At least a couple things happen when we rest. First, we notice the world doesn’t stop or fall apart.  For some of us that is secretly disappointing.  Second, we start to get our life back, as we get reconnected to the source of vitality.  It’s like stepping off a runaway train and having the earth beneath your feet and choice, once again, of which way to go.  Brueggmann draws on the Hebrew word nephesh, which means “self,” “life,” or “soul.”  Sabbath, he says, helps us “re-nephesh,” “re-self,” “re-soul,” get our life back. 

Why, then, is taking a break so difficult for so many of us to do? I have observed in high-functioning and affluent populations a certain franticness and feverishness of activity.  I’ve come to realize some of it is an undercurrent of guilt for having so much.  It could be worse; we could see no problem with the inequalities in the world, but guilt is not God’s will, loving God and loving our neighbor as ourselves is.

I am the last person who will tell you to ignore your responsibility to serve neighbor, but I will be the first person to use your service simply to assuage your guilt or to make a veiled chase after your own validity. If your stuff is making you that anxious, give it away.  You’ll feel better, and you’ll be freer to discover the source of your inherent worth.  My spiritual director reminded me during our last session of one of the foundational premises of the Reformation, and she’s a Catholic nun.  She reminded me that our movement was born out of a commitment to the truth that we do nothing to earn God’s favor.  We are born with it, as Paul Tillich said it, “We are accepted.”  As Henri Nouwen put it, “We are beloved.”  All of our acts of service, of giving, are natural and joyful outgrowths of our gratitude for the miracle of being and being loved by a love we cannot outrun.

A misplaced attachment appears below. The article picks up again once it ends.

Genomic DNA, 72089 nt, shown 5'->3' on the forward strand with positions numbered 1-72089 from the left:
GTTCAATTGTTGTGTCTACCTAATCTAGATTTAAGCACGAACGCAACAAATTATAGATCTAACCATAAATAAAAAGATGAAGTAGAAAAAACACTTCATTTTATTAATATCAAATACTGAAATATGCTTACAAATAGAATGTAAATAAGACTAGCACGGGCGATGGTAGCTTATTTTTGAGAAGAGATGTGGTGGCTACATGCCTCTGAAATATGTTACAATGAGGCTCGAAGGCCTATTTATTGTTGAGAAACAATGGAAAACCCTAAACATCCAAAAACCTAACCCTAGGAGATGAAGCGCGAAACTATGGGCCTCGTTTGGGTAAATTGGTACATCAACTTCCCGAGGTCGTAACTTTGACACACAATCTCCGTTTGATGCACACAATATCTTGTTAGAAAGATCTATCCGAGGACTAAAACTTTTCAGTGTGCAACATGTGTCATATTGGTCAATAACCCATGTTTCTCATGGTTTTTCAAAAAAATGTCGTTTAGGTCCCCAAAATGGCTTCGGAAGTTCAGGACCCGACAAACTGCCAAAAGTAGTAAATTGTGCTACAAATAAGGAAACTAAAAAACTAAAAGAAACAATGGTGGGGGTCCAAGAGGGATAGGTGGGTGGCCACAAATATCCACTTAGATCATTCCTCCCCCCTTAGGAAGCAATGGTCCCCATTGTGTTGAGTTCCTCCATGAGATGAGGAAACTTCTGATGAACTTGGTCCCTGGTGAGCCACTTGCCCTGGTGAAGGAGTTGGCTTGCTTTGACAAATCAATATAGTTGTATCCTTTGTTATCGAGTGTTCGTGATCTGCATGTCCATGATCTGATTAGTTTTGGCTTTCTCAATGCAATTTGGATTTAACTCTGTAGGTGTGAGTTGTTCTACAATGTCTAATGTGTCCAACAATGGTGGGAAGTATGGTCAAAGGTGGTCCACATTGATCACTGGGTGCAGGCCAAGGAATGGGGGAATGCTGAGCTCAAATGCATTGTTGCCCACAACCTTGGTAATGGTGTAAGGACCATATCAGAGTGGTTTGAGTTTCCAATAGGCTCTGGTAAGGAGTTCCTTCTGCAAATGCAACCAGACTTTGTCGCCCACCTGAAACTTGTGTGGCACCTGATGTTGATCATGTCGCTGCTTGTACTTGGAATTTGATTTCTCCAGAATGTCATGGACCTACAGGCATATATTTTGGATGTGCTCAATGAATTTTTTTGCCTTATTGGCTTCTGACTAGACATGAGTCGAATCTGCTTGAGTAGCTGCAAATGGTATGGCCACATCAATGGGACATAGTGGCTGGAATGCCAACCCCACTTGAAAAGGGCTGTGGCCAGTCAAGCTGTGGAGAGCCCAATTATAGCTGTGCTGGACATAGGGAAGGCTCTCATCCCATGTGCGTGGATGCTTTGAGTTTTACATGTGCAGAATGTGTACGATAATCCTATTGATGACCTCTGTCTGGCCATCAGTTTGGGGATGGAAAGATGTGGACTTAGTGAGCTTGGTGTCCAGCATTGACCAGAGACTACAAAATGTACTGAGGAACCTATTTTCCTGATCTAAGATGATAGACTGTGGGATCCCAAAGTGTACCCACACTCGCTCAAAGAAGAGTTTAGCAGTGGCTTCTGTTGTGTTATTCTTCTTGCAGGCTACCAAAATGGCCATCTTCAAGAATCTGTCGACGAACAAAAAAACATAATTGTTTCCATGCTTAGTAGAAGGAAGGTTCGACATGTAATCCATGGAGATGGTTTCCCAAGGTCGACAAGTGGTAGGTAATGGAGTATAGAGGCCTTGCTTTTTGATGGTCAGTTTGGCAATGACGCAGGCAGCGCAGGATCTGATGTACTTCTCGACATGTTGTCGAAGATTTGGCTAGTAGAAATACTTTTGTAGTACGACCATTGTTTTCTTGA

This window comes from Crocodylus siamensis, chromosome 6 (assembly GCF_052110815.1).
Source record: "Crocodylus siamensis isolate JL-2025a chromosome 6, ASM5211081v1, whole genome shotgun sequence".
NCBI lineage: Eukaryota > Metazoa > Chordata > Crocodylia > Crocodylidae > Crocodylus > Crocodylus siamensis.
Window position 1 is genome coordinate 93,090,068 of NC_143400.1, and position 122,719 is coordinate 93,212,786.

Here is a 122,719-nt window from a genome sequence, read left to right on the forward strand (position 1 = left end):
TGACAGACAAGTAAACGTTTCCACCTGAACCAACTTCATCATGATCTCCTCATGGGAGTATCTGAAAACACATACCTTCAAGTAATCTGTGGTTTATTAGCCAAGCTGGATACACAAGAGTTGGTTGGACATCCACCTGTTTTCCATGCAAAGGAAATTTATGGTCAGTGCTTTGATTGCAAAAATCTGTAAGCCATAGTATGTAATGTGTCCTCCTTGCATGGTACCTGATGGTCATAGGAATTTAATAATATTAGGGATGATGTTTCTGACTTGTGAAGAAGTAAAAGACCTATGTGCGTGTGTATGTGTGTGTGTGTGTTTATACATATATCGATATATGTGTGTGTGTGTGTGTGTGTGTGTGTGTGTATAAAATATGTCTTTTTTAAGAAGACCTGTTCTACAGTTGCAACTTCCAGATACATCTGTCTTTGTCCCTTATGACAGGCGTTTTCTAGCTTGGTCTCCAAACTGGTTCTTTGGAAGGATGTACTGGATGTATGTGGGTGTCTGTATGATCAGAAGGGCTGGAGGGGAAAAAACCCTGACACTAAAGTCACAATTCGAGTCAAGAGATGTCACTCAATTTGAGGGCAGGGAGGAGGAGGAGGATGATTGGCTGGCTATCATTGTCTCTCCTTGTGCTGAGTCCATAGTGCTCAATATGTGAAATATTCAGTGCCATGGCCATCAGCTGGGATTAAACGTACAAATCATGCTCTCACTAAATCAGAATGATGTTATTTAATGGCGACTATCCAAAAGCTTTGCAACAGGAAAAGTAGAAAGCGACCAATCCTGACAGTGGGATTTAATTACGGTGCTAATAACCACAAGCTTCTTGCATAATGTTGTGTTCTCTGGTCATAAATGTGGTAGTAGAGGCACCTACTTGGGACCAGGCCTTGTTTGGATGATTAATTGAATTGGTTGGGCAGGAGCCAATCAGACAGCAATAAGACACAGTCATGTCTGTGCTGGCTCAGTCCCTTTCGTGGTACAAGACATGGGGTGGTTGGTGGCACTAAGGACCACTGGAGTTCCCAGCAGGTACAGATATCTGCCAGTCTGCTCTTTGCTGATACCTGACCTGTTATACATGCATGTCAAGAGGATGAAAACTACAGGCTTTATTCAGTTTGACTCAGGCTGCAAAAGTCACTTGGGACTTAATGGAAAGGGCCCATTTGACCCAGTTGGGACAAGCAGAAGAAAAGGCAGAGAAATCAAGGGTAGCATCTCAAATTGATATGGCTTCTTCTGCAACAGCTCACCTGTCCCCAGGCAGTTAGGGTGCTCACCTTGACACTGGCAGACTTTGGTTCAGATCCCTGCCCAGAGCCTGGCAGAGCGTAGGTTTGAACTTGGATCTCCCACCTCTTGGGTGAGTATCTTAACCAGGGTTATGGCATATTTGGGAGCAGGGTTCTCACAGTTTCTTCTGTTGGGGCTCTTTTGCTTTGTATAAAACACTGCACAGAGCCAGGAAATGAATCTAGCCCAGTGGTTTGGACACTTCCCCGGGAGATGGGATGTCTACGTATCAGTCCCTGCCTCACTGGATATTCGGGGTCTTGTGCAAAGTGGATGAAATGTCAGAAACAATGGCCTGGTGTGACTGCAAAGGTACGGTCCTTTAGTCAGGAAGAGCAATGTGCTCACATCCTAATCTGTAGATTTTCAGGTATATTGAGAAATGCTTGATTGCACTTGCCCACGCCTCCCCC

Even though many of us carry this low-grade fever of guilt, we deny ourselves the very antidote, freely available, commanded even, Sabbath, rest. With rest, what naturally follows is reflection.  Is this how I want my life to be?  Is this how I want our community to look?  Is this how we want our nation to look?  Our world?  None of it will change unless we change.  For that to happen well, we must slow down long enough to recognize the change that’s trying to become manifest in our lives.  Sometimes, I suspect we don’t slow down because subconsciously we fear what we might see, hear, or feel, but the encounter is always far less scary than the anticipation. 

Some will say we can’t afford this kind of navel-gazing in a world filled with so much suffering and injustice. I respectfully submit that unreflective high-functioning and well-resourced people have done a lot more harm to the world than have contemplatives who have been slower to act.  It’s not about being selfish, it’s about cultivating your best self to offer the world as gift.  Jesus knew this.  Pay attention to how much he went off to take a break, to reconnect, to be restored, so he could return a new person. 

If those names on that wall in Washington DC could again become people and could be given their voices back, for just one moment, what do you suppose they would say?  Would they say “Hurry up!” “We don’t have time to think!”  “Do something!”  Or, would they say, “Slow down,” “Let’s think this through.  Let’s talk this through.  Let’s listen to the wiser voices in our midst.  Let’s do everything we can so that we might not regret what we ultimately choose.”

The “shall nots” are designed to keep us from killing each other long enough for us to figure out how to live together.  Remember the Sabbath and you can have your life back, your self back, and, together, our soul back.  Amen.